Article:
Went to cooking demonstration with Nalini Verma. We had a delicious festive Kerala meal served in the traditional way … on a banana leaf. Ms. Verma is a pleasant progressive Indian woman who delighted us with stories and anecdotes. She has two daughters, one living in NY and one in Mumbai, who she said married whoever they wanted. Her grandmother and grandfather's marriage was not arranged and neither was hers. We came away with a lovely afternoon and quite a few Indian recipes.

Although it was cloudy for the rest of our vacation, it was still hot enough to take a quick dip in the pool before we were off to see the Kathakali dancers/actors. They study for 6 years and act out Hindi stories. We got there early to watch them put on heavy makeup and take pictures. You can't take pictures of the performance for whatever reason. It was interesting for the first half hour, after that we were ready to bolt, but we had the honor of first row seats in a small theater so we couldn't sneak out.

I'm so skeptical. Susan and Scinto (our driver) had just driven us to the ATM machine. We climb back in the SUV and then Scinto starts driving through these back alleys for a few minutes. For a fleeting moment I'm thinking OK, they know we just got money from the ATMs, and now they are going to rip us off. But Scinto takes us to a truck stop, asks questions of a few drivers, and says, pick your truck, they said you can take pictures of any that you want. How thoughtful! A day before I had told Scinto that I needed to take a picture of the inside of a cab of truck. Finally got my wish.

We went to Fort Cochi Restaurant on Susan's recommendation. We ordered spaghetti with shrimp. Mushy spaghetti swimming in ketchup! Yuck! But the garlic naan was delicious and almost made up for it. Note to self -- do not order Italian food in India (except for the risotto in 24/7 in The Lalit in Delhi).
Bye Susan.

Tomorrow Alleppey houseboat on backwaters.

Oct 20 - 45-minute drive to Alleppey

Backwaters are lush and beautiful. We had a houseboat all to ourselves, including plasma TV, which we didn't even turn on, with our own private crew at our beck and call. The village life along the backwater canals is so peaceful. We saw vivid green rice paddies, women washing clothes, men fishing, ferries transporting people to work and children to school. We stopped at an Ayurvedic massage spa. Crazy! $24. I love massages but this was too weird for me - sitting naked on a chair, oil by the gallons being poured on you, massaged on a hard wooden plank till you hurt and then bathed down with a bucket of water.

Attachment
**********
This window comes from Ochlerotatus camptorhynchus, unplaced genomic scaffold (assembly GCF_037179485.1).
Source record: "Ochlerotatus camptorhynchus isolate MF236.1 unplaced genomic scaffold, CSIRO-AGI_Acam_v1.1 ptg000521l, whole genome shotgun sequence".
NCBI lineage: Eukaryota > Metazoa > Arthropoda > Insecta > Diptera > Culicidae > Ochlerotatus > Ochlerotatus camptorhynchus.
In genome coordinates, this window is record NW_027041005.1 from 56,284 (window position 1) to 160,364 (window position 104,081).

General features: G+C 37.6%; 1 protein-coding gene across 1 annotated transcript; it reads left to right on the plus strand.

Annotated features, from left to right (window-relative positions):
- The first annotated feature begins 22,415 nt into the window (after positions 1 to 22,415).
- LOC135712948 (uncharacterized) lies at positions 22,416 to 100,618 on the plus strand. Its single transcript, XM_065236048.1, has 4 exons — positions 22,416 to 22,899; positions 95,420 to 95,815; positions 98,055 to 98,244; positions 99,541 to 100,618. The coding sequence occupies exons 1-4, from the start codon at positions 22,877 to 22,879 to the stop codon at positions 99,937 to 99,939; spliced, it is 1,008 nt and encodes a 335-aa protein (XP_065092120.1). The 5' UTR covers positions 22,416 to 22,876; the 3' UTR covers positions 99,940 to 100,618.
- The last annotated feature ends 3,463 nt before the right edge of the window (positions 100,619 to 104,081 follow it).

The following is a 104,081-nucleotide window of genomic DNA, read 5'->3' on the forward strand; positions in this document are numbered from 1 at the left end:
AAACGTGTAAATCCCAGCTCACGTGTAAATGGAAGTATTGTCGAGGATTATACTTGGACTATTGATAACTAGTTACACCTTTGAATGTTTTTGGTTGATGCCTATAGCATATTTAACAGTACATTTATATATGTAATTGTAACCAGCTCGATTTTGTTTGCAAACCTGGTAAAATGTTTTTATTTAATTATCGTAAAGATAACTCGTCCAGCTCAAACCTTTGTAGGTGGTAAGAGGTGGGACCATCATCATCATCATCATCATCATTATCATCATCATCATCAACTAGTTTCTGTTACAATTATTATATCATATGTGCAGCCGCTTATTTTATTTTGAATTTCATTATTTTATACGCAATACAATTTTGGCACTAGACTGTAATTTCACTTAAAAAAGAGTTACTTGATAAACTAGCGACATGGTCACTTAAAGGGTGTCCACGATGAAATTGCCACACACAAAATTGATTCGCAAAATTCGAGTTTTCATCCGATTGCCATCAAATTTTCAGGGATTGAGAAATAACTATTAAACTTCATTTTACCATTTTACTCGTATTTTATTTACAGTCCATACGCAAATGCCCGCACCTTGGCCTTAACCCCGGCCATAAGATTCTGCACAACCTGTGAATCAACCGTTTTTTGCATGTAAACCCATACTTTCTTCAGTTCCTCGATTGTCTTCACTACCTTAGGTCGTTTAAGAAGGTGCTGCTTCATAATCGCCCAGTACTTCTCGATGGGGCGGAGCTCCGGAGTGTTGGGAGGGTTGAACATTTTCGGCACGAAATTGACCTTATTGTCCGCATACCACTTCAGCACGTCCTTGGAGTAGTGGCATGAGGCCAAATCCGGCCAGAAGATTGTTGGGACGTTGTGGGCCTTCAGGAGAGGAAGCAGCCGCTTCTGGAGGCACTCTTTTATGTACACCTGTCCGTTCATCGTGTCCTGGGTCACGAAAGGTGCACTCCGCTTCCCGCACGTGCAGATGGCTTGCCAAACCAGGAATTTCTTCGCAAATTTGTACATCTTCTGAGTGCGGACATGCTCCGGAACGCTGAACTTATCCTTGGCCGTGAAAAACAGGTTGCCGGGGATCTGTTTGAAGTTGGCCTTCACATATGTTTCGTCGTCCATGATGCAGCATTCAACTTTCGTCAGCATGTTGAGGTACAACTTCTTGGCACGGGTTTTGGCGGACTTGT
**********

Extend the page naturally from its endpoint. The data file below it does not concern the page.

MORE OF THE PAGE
We were just told the starter doesn't work so we will stay near the spa for the night. The food on boat was wonderful, but for dinner we had to eat in our room because the bugs on the boat were relentless at dusk, as there were no mosquito nets on deck. That was my only complaint about the houseboat part of my tour. The backwaters were in end of monsoon season, and it rained every day for at least two hours. Early in the morning a rescue crew came and fixed the starter. The added bonus of our "starter breakdown" was that other houseboats had to check back in at shore at 9 a.m. We didn't start back until 9:30 so it was just us and the villagers. Priceless!

Oct 21-23

On to Marari Beach Resort, another CGH Resort. Three days of pure peacefulness. CGH Earth Marari. C-clean G-green H-healthy. CGH offered a ecotour of the property…they are committed to the CGH lifestyle and pretty much recycle EVERYTHING, and I mean EVERYTHING. Our own private tour was led by a naturalist, Daniel. He took us to the Sewage Recycling Plant where they use sewage to make energy. They compost, harvest rainwater, have their own vegetable farm out back. It is really very ecological.

Marari has this gigantic pool area and we went to the pool and had drinks. There are signs that try to dissuade you from going to the beach. We were told that bands of kids roam the beach and can get menacing. We did take a walk on the beach though but it wasn't sunny. The Arabian Sea is very gray like the Atlantic, not turquoise like the Caribbean. We took 5:15 meditation from yoga/meditation teacher who has been doing yoga it for 56 years. He was a high school math teacher. And retired 10 years ago. We had three lovely lazy days -- read, took naps, took walks, did some meditation, watched the birds and a guinea hen, and talked with the chef, who should be on a top-chef TV show he was that good.

One day we rented a tuk tuk for 500 rupees to round trip us to town and wait for an hour. Where did he bring us? Right in front of the 916 district (22K gold district). We looked at a few pieces, but then just went around taking pictures.

Tomorrow flight to spend the day in Mumbai and then home.